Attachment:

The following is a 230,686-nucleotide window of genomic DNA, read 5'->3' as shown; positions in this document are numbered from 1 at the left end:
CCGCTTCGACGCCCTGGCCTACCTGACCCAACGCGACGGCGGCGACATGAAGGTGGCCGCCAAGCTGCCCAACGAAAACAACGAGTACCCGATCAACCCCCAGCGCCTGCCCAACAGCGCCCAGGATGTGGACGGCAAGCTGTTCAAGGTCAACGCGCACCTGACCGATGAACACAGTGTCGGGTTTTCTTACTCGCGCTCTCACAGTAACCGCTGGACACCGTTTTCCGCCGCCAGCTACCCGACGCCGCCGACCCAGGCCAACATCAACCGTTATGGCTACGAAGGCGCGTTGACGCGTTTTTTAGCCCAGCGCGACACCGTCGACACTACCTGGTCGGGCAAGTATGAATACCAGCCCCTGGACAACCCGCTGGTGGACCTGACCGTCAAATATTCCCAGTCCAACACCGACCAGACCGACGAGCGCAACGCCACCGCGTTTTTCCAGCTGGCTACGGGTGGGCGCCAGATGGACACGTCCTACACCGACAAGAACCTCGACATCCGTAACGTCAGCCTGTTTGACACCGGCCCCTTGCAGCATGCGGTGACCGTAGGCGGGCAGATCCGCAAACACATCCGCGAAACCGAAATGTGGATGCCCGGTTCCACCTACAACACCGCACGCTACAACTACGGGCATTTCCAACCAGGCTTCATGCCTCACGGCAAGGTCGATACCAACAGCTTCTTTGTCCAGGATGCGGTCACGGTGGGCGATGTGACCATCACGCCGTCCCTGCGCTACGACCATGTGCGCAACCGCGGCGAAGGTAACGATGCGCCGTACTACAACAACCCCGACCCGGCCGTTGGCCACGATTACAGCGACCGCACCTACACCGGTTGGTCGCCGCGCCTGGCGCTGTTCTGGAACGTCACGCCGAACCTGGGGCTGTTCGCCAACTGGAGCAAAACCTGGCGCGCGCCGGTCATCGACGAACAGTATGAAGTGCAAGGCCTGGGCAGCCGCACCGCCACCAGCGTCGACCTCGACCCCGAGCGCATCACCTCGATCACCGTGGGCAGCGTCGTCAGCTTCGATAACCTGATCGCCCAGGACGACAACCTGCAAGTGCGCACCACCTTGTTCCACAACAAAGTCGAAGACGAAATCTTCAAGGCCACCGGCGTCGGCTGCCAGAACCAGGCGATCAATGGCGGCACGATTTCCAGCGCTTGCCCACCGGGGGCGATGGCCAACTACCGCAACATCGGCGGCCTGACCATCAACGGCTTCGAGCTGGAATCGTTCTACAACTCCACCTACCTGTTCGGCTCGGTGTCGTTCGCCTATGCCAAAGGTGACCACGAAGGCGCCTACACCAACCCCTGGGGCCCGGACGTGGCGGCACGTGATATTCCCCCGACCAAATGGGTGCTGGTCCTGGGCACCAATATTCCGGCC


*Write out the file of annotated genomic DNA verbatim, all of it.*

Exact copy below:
The following is a 230,686-nucleotide window of genomic DNA, read 5'->3' as shown; positions in this document are numbered from 1 at the left end:
CCGCTTCGACGCCCTGGCCTACCTGACCCAACGCGACGGCGGCGACATGAAGGTGGCCGCCAAGCTGCCCAACGAAAACAACGAGTACCCGATCAACCCCCAGCGCCTGCCCAACAGCGCCCAGGATGTGGACGGCAAGCTGTTCAAGGTCAACGCGCACCTGACCGATGAACACAGTGTCGGGTTTTCTTACTCGCGCTCTCACAGTAACCGCTGGACACCGTTTTCCGCCGCCAGCTACCCGACGCCGCCGACCCAGGCCAACATCAACCGTTATGGCTACGAAGGCGCGTTGACGCGTTTTTTAGCCCAGCGCGACACCGTCGACACTACCTGGTCGGGCAAGTATGAATACCAGCCCCTGGACAACCCGCTGGTGGACCTGACCGTCAAATATTCCCAGTCCAACACCGACCAGACCGACGAGCGCAACGCCACCGCGTTTTTCCAGCTGGCTACGGGTGGGCGCCAGATGGACACGTCCTACACCGACAAGAACCTCGACATCCGTAACGTCAGCCTGTTTGACACCGGCCCCTTGCAGCATGCGGTGACCGTAGGCGGGCAGATCCGCAAACACATCCGCGAAACCGAAATGTGGATGCCCGGTTCCACCTACAACACCGCACGCTACAACTACGGGCATTTCCAACCAGGCTTCATGCCTCACGGCAAGGTCGATACCAACAGCTTCTTTGTCCAGGATGCGGTCACGGTGGGCGATGTGACCATCACGCCGTCCCTGCGCTACGACCATGTGCGCAACCGCGGCGAAGGTAACGATGCGCCGTACTACAACAACCCCGACCCGGCCGTTGGCCACGATTACAGCGACCGCACCTACACCGGTTGGTCGCCGCGCCTGGCGCTGTTCTGGAACGTCACGCCGAACCTGGGGCTGTTCGCCAACTGGAGCAAAACCTGGCGCGCGCCGGTCATCGACGAACAGTATGAAGTGCAAGGCCTGGGCAGCCGCACCGCCACCAGCGTCGACCTCGACCCCGAGCGCATCACCTCGATCACCGTGGGCAGCGTCGTCAGCTTCGATAACCTGATCGCCCAGGACGACAACCTGCAAGTGCGCACCACCTTGTTCCACAACAAAGTCGAAGACGAAATCTTCAAGGCCACCGGCGTCGGCTGCCAGAACCAGGCGATCAATGGCGGCACGATTTCCAGCGCTTGCCCACCGGGGGCGATGGCCAACTACCGCAACATCGGCGGCCTGACCATCAACGGCTTCGAGCTGGAATCGTTCTACAACTCCACCTACCTGTTCGGCTCGGTGTCGTTCGCCTATGCCAAAGGTGACCACGAAGGCGCCTACACCAACCCCTGGGGCCCGGACGTGGCGGCACGTGATATTCCCCCGACCAAATGGGTGCTGGTCCTGGGCACCAATATTCCGGCC